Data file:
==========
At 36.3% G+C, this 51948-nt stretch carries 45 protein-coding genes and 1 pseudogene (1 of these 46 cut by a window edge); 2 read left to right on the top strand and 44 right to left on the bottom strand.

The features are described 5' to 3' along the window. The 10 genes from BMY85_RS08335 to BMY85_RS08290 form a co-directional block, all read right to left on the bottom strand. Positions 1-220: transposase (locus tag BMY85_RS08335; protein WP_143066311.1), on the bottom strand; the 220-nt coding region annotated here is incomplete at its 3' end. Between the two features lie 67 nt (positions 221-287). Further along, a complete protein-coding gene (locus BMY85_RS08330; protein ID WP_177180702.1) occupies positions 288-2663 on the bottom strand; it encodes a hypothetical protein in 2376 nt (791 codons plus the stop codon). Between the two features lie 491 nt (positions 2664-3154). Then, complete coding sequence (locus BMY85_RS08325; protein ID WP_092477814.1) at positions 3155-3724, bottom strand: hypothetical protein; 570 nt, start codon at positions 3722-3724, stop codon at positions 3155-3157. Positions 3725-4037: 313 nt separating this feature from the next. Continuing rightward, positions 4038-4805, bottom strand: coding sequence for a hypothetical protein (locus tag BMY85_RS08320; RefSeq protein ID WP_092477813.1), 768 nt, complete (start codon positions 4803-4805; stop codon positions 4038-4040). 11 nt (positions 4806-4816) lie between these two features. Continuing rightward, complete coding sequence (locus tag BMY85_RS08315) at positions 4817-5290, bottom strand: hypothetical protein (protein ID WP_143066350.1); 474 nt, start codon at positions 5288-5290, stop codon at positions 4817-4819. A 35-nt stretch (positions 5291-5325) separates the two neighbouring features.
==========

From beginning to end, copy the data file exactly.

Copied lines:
At 36.3% G+C, this 51948-nt stretch carries 45 protein-coding genes and 1 pseudogene (1 of these 46 cut by a window edge); 2 read left to right on the top strand and 44 right to left on the bottom strand.

The features are described 5' to 3' along the window. The 10 genes from BMY85_RS08335 to BMY85_RS08290 form a co-directional block, all read right to left on the bottom strand. Positions 1-220: transposase (locus tag BMY85_RS08335; protein WP_143066311.1), on the bottom strand; the 220-nt coding region annotated here is incomplete at its 3' end. Between the two features lie 67 nt (positions 221-287). Further along, a complete protein-coding gene (locus BMY85_RS08330; protein ID WP_177180702.1) occupies positions 288-2663 on the bottom strand; it encodes a hypothetical protein in 2376 nt (791 codons plus the stop codon). Between the two features lie 491 nt (positions 2664-3154). Then, complete coding sequence (locus BMY85_RS08325; protein ID WP_092477814.1) at positions 3155-3724, bottom strand: hypothetical protein; 570 nt, start codon at positions 3722-3724, stop codon at positions 3155-3157. Positions 3725-4037: 313 nt separating this feature from the next. Continuing rightward, positions 4038-4805, bottom strand: coding sequence for a hypothetical protein (locus tag BMY85_RS08320; RefSeq protein ID WP_092477813.1), 768 nt, complete (start codon positions 4803-4805; stop codon positions 4038-4040). 11 nt (positions 4806-4816) lie between these two features. Continuing rightward, complete coding sequence (locus tag BMY85_RS08315) at positions 4817-5290, bottom strand: hypothetical protein (protein ID WP_143066350.1); 474 nt, start codon at positions 5288-5290, stop codon at positions 4817-4819. A 35-nt stretch (positions 5291-5325) separates the two neighbouring features.